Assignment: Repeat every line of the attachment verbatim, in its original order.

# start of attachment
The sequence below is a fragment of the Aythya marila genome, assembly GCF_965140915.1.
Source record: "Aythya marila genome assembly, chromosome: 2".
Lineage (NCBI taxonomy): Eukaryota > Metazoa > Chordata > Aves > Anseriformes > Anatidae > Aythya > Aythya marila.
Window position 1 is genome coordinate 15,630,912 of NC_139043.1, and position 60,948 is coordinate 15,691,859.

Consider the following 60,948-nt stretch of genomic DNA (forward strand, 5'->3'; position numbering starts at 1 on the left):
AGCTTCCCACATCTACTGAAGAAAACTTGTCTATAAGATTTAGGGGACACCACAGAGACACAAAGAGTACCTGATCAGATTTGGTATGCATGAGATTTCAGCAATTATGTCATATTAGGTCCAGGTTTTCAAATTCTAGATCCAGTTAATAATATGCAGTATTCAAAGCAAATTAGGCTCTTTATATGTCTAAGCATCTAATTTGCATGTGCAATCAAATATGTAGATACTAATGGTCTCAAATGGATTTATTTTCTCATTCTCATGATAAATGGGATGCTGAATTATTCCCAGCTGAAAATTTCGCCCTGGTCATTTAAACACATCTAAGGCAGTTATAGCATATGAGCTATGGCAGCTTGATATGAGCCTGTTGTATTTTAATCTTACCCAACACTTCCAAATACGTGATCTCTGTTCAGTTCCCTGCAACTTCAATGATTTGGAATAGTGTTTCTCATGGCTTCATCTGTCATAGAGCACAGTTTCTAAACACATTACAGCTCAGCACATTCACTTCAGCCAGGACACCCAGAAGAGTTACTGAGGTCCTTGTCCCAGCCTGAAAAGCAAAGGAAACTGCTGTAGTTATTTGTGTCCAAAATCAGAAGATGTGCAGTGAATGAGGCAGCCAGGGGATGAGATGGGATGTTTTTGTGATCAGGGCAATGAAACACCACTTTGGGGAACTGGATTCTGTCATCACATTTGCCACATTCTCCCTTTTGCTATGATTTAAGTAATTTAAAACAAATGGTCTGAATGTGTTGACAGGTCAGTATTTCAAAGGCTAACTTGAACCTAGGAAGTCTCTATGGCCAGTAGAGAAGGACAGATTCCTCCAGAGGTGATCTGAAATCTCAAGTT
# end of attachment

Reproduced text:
The sequence below is a fragment of the Aythya marila genome, assembly GCF_965140915.1.
Source record: "Aythya marila genome assembly, chromosome: 2".
Lineage (NCBI taxonomy): Eukaryota > Metazoa > Chordata > Aves > Anseriformes > Anatidae > Aythya > Aythya marila.
Window position 1 is genome coordinate 15,630,912 of NC_139043.1, and position 60,948 is coordinate 15,691,859.

Consider the following 60,948-nt stretch of genomic DNA (forward strand, 5'->3'; position numbering starts at 1 on the left):
AGCTTCCCACATCTACTGAAGAAAACTTGTCTATAAGATTTAGGGGACACCACAGAGACACAAAGAGTACCTGATCAGATTTGGTATGCATGAGATTTCAGCAATTATGTCATATTAGGTCCAGGTTTTCAAATTCTAGATCCAGTTAATAATATGCAGTATTCAAAGCAAATTAGGCTCTTTATATGTCTAAGCATCTAATTTGCATGTGCAATCAAATATGTAGATACTAATGGTCTCAAATGGATTTATTTTCTCATTCTCATGATAAATGGGATGCTGAATTATTCCCAGCTGAAAATTTCGCCCTGGTCATTTAAACACATCTAAGGCAGTTATAGCATATGAGCTATGGCAGCTTGATATGAGCCTGTTGTATTTTAATCTTACCCAACACTTCCAAATACGTGATCTCTGTTCAGTTCCCTGCAACTTCAATGATTTGGAATAGTGTTTCTCATGGCTTCATCTGTCATAGAGCACAGTTTCTAAACACATTACAGCTCAGCACATTCACTTCAGCCAGGACACCCAGAAGAGTTACTGAGGTCCTTGTCCCAGCCTGAAAAGCAAAGGAAACTGCTGTAGTTATTTGTGTCCAAAATCAGAAGATGTGCAGTGAATGAGGCAGCCAGGGGATGAGATGGGATGTTTTTGTGATCAGGGCAATGAAACACCACTTTGGGGAACTGGATTCTGTCATCACATTTGCCACATTCTCCCTTTTGCTATGATTTAAGTAATTTAAAACAAATGGTCTGAATGTGTTGACAGGTCAGTATTTCAAAGGCTAACTTGAACCTAGGAAGTCTCTATGGCCAGTAGAGAAGGACAGATTCCTCCAGAGGTGATCTGAAATCTCAAGTT